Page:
Must admit I was surprisingly entertained by this. Hinamatsuri has its equal share of comedy coming from the psychic powers of Hina and other espers causing havoc to varying degrees and the unexpected situations a number of characters find themselves getting into, as well as its moments of light drama involving developments with some of the characters where they undergo varying degrees of changes and time is taken to exploring the lives of the title's major characters. The comedic timing of the series is executed well in most instances, as I got laughs out of much of the humor offered up with some favorite gags of mine including Hina's lack of motivation and common sense in many mundane situations, Hitomi's inability of turning down favors giving her more than she bargains for, and a Cast Away parody with one esper girl left to fend for herself on a deserted island when accidentally transported there. In short, a rather entertaining slice-of-life comedy that offers effective comedy, character exploration, and some solid light drama.
Last updated Tuesday, May 17 2022. Created Tuesday, May 17 2022.
(Two+ episodes watched):
While watching episode one of Hinamatsuri I quickly decided that I liked the absurdist comedy of this show ("I'll just pretend I didn't see that"). This was clearly comedy with some serious talent and effort invested in it. Hina won't say where she came from, only that "where I came from, my only reason for existing was to carry out orders". She has a sort of apathetically arrogant attitude: she knows what she can do and won't take crap from anyone. But, like Nitta, she's basically a good person. And, not only did the show seem to be genuinely funny, but apparently it would have a sentimental and moving side to it as well--what more could a person ask for? Anyone who wants to laugh, I figured, ought to watch Hinamatsuri.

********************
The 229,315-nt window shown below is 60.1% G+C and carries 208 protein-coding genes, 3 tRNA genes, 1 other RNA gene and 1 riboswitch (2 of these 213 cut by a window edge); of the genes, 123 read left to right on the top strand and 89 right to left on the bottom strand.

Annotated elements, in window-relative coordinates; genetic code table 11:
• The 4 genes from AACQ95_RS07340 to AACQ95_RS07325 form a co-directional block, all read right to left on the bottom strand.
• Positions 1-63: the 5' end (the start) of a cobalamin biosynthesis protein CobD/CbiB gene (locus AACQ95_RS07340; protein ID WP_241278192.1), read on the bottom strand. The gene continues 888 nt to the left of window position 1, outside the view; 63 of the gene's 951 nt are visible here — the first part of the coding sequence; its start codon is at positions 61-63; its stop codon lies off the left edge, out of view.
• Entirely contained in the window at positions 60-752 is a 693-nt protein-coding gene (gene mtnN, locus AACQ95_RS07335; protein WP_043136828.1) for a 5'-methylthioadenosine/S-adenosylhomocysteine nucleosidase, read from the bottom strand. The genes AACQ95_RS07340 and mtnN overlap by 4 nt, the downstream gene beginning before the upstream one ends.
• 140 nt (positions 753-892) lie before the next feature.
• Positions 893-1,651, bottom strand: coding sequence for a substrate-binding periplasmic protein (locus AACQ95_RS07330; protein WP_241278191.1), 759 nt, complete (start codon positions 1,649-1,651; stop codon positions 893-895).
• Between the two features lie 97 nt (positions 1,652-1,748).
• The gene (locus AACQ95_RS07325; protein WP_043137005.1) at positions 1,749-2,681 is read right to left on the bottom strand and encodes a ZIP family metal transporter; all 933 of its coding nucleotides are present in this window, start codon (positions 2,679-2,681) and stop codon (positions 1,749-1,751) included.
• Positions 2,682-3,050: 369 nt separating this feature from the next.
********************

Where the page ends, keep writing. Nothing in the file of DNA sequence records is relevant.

But while by no means boring, episode two didn't seem quite as original and funny to me as episode one had. Perhaps the problem was that the prospect of a developing relationship between Hina and Nitta seemed to be shoved aside in favor of more or less conventional jokes which were modestly amusing but didn't do much for an ongoing plot. I didn't sense nearly as much of the precious absurdity as in episode one. I was also surprised that at one point Nitta seemed to have lost all fear of what Hina was capable of doing if angered. Likewise, Hina's previous attitude had evaporated somehow. And then there was the all-too-common bit where when one exceptional character appears, it seems preordained that a second must soon appear to act as a rival instead of the first being further developed. We didn't learn anything more about Hina's origins even though another psychic girl from presumably the same place appears. I was left feeling that this might be a show which burst out of the proverbial gate at high speed but quickly slowed to an average pace. In fact, episode three seemed so lukewarm and lacklustre that after five or ten minutes I decided I wouldn't watch it at all. It seemed like more of a lecture to children not to shoplift than an original and amusing anime. How the mighty have fallen! Seldom has a show gotten off to such an encouraging start, only to screech to a halt shortly afterwards.
Last updated Friday, June 08 2018. Created Wednesday, April 18 2018.